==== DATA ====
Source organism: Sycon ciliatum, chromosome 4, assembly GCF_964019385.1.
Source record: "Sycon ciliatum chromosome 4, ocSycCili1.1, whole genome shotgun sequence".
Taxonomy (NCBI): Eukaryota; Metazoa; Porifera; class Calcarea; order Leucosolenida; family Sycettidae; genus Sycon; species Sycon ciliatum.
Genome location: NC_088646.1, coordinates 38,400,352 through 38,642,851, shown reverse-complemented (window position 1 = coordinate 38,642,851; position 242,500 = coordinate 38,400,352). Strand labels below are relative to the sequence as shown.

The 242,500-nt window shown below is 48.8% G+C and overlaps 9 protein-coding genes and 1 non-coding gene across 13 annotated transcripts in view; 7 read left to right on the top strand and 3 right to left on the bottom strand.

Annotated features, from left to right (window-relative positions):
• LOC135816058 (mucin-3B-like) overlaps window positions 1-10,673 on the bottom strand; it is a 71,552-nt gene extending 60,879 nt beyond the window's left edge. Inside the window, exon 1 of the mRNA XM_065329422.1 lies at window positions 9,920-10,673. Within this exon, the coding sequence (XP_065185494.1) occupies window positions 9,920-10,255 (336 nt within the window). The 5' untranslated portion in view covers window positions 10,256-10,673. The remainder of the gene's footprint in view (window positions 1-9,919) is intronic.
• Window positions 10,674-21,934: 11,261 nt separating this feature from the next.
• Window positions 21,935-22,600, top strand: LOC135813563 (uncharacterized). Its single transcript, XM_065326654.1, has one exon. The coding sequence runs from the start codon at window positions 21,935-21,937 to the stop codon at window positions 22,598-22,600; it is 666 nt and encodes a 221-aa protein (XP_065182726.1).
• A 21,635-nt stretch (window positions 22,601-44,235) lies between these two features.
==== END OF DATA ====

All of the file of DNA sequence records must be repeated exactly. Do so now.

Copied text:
Source organism: Sycon ciliatum, chromosome 4, assembly GCF_964019385.1.
Source record: "Sycon ciliatum chromosome 4, ocSycCili1.1, whole genome shotgun sequence".
Taxonomy (NCBI): Eukaryota; Metazoa; Porifera; class Calcarea; order Leucosolenida; family Sycettidae; genus Sycon; species Sycon ciliatum.
Genome location: NC_088646.1, coordinates 38,400,352 through 38,642,851, shown reverse-complemented (window position 1 = coordinate 38,642,851; position 242,500 = coordinate 38,400,352). Strand labels below are relative to the sequence as shown.

The 242,500-nt window shown below is 48.8% G+C and overlaps 9 protein-coding genes and 1 non-coding gene across 13 annotated transcripts in view; 7 read left to right on the top strand and 3 right to left on the bottom strand.

Annotated features, from left to right (window-relative positions):
• LOC135816058 (mucin-3B-like) overlaps window positions 1-10,673 on the bottom strand; it is a 71,552-nt gene extending 60,879 nt beyond the window's left edge. Inside the window, exon 1 of the mRNA XM_065329422.1 lies at window positions 9,920-10,673. Within this exon, the coding sequence (XP_065185494.1) occupies window positions 9,920-10,255 (336 nt within the window). The 5' untranslated portion in view covers window positions 10,256-10,673. The remainder of the gene's footprint in view (window positions 1-9,919) is intronic.
• Window positions 10,674-21,934: 11,261 nt separating this feature from the next.
• Window positions 21,935-22,600, top strand: LOC135813563 (uncharacterized). Its single transcript, XM_065326654.1, has one exon. The coding sequence runs from the start codon at window positions 21,935-21,937 to the stop codon at window positions 22,598-22,600; it is 666 nt and encodes a 221-aa protein (XP_065182726.1).
• A 21,635-nt stretch (window positions 22,601-44,235) lies between these two features.